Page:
Resistance to Peloruside A and Laulimalide: Functional Significance of Acquired βI-tubulin Mutations at Sites Important for Drug-Tubulin Binding
Peter T. Northcote,
John H. Miller.
Cancer cell lines selected for resistance to microtubule targeting agents (MTA) often have acquired mutations
in the β-tubulin binding sites for these agents. Despite strong correlational evidence, the functional and quantitative
significance of such mutations in the resistance to MTA remains unknown. We recently showed that peloruside A (PLA)
and laulimalide (LAU)-resistant cancer cell lines, 1A9-R1 (R1) and 1A9-L4 (L4), generated through multi-step selection
of human 1A9 ovarian cancer cells with high concentrations of either PLA (for R1) or LAU (for L4) have single distinct
mutations in their βI-tubulin gene. The R1 cells have a mutation at amino acid position 296 (A296T), and the L4 cells
have a mutation at position 306 (R306H/C), both of which lie at the putative binding sites of PLA and LAU. To gain
insights on the functional role of these mutations in the resistance phenotype, R1 and L4 cells were transfected with wild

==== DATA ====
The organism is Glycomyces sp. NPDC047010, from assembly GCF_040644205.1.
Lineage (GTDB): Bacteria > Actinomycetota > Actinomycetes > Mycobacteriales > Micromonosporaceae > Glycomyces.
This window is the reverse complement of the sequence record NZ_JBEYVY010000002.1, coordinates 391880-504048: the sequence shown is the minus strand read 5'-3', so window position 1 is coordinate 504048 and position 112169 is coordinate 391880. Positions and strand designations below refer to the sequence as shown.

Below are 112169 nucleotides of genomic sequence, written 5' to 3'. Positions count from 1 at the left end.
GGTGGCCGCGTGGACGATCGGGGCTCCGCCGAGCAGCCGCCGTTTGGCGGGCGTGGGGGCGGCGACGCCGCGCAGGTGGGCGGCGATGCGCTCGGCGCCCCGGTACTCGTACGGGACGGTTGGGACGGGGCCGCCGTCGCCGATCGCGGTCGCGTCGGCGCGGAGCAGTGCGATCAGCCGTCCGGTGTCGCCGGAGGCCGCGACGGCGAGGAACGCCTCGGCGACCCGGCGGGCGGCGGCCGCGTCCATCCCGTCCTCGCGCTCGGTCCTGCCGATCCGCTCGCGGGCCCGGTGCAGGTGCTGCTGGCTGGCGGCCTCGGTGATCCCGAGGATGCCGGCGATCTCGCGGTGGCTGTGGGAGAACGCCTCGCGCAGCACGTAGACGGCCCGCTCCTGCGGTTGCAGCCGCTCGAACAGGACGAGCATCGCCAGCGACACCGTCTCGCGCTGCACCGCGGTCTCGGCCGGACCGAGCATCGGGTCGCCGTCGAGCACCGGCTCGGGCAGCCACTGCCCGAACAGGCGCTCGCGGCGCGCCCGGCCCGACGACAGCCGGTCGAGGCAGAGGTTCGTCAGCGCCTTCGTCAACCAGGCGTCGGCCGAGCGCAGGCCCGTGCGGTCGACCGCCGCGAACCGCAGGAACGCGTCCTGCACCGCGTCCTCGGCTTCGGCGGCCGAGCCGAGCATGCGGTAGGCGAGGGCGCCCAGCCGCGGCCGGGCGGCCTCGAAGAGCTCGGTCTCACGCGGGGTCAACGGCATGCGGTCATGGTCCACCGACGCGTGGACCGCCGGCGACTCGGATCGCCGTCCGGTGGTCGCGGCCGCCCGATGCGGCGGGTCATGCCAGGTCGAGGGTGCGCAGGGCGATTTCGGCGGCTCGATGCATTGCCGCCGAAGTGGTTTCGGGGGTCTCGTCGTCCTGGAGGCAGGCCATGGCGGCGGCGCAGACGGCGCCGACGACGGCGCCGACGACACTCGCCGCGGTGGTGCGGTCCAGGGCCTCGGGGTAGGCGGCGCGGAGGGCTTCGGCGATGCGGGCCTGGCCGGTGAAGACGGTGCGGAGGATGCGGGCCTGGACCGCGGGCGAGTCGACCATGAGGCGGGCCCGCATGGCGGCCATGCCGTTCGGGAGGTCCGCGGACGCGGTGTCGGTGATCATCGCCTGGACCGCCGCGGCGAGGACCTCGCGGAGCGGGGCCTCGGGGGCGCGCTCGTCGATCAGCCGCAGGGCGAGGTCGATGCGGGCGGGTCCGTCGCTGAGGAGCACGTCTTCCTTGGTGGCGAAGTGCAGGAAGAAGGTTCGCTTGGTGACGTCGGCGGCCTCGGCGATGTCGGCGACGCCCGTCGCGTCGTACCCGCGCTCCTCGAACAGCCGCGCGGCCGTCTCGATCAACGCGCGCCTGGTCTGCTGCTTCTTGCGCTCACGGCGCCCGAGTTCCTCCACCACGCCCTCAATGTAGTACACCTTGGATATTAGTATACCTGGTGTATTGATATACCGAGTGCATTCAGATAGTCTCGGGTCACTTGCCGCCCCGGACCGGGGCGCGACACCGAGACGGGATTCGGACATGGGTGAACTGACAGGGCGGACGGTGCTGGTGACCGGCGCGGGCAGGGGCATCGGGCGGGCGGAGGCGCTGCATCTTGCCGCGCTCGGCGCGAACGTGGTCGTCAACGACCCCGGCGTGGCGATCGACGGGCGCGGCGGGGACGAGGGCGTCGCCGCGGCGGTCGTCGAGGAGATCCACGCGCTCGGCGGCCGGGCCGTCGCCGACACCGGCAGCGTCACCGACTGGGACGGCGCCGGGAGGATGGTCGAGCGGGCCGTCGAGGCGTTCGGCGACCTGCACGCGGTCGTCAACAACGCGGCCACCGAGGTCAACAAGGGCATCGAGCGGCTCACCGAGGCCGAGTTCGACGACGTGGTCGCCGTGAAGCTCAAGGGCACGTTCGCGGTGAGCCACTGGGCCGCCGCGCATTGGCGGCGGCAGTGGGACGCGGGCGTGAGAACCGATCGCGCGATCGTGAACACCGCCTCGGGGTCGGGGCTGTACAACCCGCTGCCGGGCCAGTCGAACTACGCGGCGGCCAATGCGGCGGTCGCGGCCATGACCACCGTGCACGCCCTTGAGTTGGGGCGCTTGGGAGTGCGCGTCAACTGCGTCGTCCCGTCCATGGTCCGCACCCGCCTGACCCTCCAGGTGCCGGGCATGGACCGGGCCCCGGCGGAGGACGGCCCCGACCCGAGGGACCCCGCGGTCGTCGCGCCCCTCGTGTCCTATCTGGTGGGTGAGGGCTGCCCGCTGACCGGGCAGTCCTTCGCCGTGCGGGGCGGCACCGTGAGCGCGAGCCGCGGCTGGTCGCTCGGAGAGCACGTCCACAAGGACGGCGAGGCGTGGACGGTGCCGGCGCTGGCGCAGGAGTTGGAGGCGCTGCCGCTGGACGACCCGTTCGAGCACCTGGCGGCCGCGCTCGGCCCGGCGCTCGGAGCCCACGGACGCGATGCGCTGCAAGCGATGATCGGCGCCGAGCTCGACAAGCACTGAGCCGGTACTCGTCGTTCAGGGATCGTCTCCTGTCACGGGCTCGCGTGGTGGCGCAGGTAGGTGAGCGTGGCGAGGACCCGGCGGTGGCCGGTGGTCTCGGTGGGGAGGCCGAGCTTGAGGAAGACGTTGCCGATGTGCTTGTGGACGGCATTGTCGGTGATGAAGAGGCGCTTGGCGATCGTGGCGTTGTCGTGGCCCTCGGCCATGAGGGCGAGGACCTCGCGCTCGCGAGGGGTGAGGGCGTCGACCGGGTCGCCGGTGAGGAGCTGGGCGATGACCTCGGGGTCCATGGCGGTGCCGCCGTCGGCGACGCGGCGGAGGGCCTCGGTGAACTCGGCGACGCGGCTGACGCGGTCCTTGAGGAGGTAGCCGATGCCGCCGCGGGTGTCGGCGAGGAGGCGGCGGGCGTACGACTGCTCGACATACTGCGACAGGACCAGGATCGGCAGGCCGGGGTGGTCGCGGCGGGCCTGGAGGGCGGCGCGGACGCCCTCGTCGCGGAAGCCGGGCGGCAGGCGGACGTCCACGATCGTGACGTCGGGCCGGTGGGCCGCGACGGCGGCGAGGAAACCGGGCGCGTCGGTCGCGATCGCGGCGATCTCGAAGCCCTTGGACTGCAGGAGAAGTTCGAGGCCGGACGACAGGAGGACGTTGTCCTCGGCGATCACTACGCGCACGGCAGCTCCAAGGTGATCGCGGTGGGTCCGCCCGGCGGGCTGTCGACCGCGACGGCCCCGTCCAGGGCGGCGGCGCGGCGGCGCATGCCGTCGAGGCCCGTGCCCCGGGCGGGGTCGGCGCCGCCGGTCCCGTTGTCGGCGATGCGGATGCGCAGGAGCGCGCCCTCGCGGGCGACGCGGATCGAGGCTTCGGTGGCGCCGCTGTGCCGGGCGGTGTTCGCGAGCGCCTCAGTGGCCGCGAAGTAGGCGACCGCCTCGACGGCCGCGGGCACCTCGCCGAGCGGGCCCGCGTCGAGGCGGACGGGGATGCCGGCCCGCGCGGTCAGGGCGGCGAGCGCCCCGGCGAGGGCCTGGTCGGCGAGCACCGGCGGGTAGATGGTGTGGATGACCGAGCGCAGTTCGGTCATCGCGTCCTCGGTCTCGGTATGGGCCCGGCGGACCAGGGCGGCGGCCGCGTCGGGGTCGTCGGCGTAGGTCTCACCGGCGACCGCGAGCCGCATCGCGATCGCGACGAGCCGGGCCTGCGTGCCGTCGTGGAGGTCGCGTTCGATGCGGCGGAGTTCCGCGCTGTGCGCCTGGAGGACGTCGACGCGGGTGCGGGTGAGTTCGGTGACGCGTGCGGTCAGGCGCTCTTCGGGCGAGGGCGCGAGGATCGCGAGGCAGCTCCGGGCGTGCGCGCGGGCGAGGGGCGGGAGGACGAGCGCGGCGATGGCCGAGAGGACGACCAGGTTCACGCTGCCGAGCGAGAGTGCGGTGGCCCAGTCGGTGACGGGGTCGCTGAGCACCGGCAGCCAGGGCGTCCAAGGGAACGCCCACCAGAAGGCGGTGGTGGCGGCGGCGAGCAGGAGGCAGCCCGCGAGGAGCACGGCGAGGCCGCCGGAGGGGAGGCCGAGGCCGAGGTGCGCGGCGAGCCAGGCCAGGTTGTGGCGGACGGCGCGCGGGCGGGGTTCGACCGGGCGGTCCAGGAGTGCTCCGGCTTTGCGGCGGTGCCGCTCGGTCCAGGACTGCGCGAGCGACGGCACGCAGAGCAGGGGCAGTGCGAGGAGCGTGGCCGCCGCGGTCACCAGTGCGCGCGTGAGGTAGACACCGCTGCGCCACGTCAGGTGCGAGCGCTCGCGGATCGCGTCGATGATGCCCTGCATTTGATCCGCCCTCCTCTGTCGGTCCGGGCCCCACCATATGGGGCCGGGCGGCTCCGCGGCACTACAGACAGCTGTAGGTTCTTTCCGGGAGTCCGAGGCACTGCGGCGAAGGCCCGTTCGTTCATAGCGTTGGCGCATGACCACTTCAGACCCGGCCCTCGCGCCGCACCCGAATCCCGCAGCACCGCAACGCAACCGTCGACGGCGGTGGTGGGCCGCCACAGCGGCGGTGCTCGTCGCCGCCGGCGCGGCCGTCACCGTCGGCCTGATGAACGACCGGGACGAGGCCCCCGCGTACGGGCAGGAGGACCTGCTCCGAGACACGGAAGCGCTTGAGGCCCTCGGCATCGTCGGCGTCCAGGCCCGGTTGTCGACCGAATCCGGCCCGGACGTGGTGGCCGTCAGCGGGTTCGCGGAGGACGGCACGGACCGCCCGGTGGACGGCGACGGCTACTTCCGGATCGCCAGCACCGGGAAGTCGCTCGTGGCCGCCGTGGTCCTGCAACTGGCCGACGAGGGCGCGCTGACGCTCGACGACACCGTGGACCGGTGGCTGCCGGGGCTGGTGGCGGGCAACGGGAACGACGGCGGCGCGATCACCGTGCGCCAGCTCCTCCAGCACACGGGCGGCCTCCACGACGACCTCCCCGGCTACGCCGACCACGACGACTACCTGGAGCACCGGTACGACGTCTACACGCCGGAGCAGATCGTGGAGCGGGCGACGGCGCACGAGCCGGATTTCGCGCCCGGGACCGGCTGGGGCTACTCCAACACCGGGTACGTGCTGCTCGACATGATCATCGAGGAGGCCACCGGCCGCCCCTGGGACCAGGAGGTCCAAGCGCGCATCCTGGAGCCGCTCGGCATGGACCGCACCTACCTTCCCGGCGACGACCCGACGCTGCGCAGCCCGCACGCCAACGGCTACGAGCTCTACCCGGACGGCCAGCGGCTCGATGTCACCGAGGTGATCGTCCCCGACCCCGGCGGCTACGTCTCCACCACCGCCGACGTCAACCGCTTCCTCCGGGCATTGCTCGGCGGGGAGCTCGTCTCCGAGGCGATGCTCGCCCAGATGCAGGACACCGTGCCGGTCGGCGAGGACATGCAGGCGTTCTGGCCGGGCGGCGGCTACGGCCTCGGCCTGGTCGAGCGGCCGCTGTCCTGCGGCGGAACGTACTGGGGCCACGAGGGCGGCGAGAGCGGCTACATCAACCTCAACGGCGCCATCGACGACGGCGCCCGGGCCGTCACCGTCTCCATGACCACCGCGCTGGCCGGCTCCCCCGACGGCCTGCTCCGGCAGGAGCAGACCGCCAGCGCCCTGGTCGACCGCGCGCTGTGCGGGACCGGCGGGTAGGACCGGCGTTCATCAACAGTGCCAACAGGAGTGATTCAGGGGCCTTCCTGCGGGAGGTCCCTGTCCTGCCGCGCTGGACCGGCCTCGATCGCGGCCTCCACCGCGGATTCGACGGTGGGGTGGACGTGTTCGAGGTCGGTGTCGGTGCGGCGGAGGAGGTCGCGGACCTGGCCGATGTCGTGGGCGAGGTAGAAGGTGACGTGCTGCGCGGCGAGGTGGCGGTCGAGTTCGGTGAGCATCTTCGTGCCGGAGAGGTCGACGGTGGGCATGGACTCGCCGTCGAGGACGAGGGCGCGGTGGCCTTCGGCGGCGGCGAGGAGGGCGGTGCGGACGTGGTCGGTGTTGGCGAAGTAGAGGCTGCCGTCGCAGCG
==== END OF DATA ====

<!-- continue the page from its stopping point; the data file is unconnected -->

type βI-tubulin. MTT cell proliferation assays revealed that restoration of wild type βI-tubulin expression partially
sensitized the R1 and L4 cells to PLA and LAU. Cell cycle analysis and intracellular tubulin polymerization assays
demonstrated that the increased sensitivity was correlated with an increased ability of PLA and LAU to induce G2-M
arrest and tubulin polymerization in the cells. Unlike paclitaxel-selected clones of 1A9 cells, both R1 and L4 cells
exhibited a functional p53 gene, and the abundance of the mismatch repair gene hMSH2 (human mutS homolog 2) was
comparable to the parental 1A9 cells. This study provides the first direct evidence that A296 and R306 of βI-tubulin are
important determinants of the PLA and LAU response in cancer cells.
Keywords: Binding site, β-tubulin mutations, drug resistance, hMSH2, laulimalide, microtubule, p53, paclitaxel, peloruside A.
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